If you want to climb the corporate ladder, there's one attribute you'll need more than anything else: confidence. After all, employers are much more likely to entrust senior responsibilities to those who are strong and resolute than those who are meek and reserved.
Unfortunately, your boss might perceive you as the latter if he or she hears you saying these two words: I'm sorry.
"Although it is important to apologize and take responsibility for things that you may have inadvertently screwed up, some people commonly use the word sorry and insert it into almost every sentence," psychologist and career expert Vijayeta Sinh, Ph.D., tells Monster contributor Elana Lyn Gross. "Don't say sorry when something is not your fault, you feel insecure or uncomfortable and aren't sure what else to say, or you are worried about not being liked by others."
Indeed, if you apologize when an apology isn't warranted, it could hurt your career instead of helping it.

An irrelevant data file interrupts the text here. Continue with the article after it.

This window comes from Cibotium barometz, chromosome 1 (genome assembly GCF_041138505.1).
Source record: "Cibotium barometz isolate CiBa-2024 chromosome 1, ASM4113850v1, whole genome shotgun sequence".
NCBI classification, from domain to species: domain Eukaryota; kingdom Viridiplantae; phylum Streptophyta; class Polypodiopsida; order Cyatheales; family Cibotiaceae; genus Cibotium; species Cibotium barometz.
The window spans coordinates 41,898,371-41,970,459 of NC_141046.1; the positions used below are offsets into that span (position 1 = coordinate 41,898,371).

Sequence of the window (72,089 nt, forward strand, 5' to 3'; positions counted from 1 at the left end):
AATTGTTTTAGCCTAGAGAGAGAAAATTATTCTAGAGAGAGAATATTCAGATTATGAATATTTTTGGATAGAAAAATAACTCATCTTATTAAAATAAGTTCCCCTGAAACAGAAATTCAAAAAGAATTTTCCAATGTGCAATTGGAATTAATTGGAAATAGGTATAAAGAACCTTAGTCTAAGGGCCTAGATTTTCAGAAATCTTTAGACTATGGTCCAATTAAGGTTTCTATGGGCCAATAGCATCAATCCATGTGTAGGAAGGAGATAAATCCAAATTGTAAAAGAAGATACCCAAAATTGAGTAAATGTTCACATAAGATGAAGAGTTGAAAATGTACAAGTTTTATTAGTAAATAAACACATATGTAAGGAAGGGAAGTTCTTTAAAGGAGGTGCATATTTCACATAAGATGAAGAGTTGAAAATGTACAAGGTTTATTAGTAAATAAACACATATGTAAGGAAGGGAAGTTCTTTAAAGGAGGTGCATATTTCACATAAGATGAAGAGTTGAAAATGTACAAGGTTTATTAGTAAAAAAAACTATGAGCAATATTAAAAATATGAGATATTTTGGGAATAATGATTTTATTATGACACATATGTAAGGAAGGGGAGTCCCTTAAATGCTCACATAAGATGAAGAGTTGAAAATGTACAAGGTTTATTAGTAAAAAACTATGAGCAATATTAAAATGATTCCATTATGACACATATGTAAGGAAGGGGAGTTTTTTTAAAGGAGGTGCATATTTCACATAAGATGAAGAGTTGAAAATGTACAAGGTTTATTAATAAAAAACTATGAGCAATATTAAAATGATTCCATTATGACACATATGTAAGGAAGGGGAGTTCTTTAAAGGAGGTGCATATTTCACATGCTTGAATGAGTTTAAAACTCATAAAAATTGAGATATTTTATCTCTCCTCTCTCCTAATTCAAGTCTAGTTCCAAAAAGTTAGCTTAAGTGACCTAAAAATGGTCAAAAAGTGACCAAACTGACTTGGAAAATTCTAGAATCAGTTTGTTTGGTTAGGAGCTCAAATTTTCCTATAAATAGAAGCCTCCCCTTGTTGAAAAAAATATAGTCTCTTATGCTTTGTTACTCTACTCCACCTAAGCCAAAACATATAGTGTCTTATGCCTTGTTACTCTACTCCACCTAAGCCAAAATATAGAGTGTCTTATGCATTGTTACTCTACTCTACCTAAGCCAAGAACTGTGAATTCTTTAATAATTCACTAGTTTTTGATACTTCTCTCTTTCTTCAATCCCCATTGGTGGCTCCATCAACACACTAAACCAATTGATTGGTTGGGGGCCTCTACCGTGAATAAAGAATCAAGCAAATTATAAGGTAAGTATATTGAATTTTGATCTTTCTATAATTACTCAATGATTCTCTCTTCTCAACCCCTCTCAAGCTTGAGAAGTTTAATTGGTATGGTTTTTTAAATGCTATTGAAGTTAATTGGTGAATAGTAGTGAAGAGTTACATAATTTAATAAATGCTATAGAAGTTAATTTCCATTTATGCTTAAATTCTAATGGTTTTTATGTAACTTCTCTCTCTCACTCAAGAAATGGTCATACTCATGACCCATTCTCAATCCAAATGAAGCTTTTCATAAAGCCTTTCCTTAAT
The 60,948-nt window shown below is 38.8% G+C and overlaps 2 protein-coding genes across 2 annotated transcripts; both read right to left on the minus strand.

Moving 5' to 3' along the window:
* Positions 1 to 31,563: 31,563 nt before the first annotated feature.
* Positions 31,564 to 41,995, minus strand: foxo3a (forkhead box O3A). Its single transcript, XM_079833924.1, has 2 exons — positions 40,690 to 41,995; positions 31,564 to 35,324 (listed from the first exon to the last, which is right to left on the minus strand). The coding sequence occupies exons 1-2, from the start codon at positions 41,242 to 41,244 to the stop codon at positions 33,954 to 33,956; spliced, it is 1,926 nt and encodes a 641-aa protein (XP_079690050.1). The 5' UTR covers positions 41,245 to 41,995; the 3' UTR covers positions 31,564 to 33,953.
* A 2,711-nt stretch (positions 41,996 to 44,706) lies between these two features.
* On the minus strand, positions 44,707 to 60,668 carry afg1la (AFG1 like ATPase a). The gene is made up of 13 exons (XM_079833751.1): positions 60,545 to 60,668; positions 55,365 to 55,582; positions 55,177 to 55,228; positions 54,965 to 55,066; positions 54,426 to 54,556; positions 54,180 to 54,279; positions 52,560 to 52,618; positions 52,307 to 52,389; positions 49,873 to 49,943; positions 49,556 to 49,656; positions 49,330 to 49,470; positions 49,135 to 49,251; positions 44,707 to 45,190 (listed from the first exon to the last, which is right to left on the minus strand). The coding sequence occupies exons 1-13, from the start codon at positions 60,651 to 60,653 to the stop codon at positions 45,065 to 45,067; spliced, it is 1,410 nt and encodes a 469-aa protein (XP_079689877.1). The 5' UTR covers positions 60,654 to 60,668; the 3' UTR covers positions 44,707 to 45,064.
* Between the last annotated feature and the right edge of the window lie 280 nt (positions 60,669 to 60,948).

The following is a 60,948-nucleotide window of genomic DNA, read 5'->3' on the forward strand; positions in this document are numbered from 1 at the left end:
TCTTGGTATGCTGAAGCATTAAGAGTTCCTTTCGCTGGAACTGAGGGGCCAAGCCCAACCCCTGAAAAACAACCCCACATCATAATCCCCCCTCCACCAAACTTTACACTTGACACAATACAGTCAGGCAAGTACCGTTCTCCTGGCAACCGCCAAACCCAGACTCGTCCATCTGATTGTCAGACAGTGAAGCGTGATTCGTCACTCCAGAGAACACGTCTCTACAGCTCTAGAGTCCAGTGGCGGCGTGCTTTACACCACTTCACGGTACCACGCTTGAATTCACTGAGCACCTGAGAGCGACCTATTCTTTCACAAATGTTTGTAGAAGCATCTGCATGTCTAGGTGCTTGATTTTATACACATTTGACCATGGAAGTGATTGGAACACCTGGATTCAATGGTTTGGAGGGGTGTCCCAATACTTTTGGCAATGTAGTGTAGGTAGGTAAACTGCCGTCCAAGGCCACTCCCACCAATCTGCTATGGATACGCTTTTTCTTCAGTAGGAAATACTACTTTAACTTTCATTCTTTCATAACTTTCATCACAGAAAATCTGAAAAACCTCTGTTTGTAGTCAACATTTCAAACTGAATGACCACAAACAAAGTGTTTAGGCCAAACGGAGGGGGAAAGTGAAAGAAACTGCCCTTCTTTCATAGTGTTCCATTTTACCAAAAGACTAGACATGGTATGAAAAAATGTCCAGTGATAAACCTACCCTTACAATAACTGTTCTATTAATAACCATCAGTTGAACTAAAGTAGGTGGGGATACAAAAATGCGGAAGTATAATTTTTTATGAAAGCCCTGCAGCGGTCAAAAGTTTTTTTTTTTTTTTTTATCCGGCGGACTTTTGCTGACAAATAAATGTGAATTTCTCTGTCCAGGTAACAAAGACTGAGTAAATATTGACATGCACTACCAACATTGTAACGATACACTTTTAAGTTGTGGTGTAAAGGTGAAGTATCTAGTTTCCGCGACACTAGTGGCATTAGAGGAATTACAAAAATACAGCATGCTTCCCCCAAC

"Over-apologizing can make you seem submissive and weak instead of confident and strong," Gross says.
In place of an unnecessary "sorry," try saying "thank you," suggests career coach Cynthia Pong.
"Instead of, 'I'm sorry I'm asking you to do this so last-minute,' say, 'Thank you for bearing with such a tight deadline,'" Pong tells Gross. "Instead of, 'I'm sorry I couldn't get back to you sooner,' say 'Thank you for being patient; I had a lot on my plate this week.'"More Tips:https://www.monster.com/career-advice/article/stop-apologizing-at-work-0418Questions, Comments, Suggestions?Contact Successful Meetings Editor in Chief Vincent Alonzo with your "How To" ideas.